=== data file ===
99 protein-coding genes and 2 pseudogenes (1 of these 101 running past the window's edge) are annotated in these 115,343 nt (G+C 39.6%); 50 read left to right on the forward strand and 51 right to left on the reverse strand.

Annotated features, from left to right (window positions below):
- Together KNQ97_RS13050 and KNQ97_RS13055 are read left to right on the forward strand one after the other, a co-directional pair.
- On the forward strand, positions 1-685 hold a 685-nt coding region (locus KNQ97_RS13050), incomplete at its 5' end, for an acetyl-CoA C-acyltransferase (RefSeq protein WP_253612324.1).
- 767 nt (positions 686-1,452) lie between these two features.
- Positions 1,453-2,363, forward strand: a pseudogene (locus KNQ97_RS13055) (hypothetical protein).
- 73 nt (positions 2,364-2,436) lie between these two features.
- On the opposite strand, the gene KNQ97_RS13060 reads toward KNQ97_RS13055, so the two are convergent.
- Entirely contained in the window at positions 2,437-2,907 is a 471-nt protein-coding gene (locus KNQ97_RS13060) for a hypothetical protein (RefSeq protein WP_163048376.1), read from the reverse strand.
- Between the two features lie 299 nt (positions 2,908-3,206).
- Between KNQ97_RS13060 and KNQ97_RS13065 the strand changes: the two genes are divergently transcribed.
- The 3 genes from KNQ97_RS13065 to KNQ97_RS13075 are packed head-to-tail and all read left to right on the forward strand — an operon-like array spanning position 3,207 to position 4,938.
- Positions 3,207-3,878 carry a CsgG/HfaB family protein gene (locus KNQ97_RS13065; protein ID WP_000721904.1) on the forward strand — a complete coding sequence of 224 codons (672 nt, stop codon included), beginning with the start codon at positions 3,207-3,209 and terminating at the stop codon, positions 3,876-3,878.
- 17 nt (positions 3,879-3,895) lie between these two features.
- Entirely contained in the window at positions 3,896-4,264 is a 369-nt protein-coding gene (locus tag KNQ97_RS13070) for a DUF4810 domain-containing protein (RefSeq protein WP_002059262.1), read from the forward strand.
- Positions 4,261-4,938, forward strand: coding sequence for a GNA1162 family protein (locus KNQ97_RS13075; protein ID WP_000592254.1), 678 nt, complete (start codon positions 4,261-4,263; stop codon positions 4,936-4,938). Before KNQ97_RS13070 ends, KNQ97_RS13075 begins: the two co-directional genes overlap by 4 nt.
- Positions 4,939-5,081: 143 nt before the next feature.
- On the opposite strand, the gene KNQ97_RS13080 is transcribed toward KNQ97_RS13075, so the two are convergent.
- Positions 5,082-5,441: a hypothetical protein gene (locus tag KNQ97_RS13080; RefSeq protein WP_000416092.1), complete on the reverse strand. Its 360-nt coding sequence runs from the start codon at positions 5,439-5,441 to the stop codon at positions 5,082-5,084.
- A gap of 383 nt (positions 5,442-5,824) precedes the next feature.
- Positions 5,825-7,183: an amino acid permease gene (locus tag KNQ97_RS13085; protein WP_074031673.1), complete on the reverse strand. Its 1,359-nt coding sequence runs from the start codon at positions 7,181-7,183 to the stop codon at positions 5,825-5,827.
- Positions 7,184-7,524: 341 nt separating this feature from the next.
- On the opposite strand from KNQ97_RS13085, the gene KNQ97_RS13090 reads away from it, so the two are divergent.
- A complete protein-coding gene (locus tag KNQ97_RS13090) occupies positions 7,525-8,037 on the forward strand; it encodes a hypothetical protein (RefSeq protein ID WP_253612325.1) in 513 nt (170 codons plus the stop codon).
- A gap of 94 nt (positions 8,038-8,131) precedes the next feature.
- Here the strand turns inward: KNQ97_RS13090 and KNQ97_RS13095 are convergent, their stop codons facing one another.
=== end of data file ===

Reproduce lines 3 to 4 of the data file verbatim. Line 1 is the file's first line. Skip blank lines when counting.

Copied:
- Together KNQ97_RS13050 and KNQ97_RS13055 are read left to right on the forward strand one after the other, a co-directional pair.
- On the forward strand, positions 1-685 hold a 685-nt coding region (locus KNQ97_RS13050), incomplete at its 5' end, for an acetyl-CoA C-acyltransferase (RefSeq protein WP_253612324.1).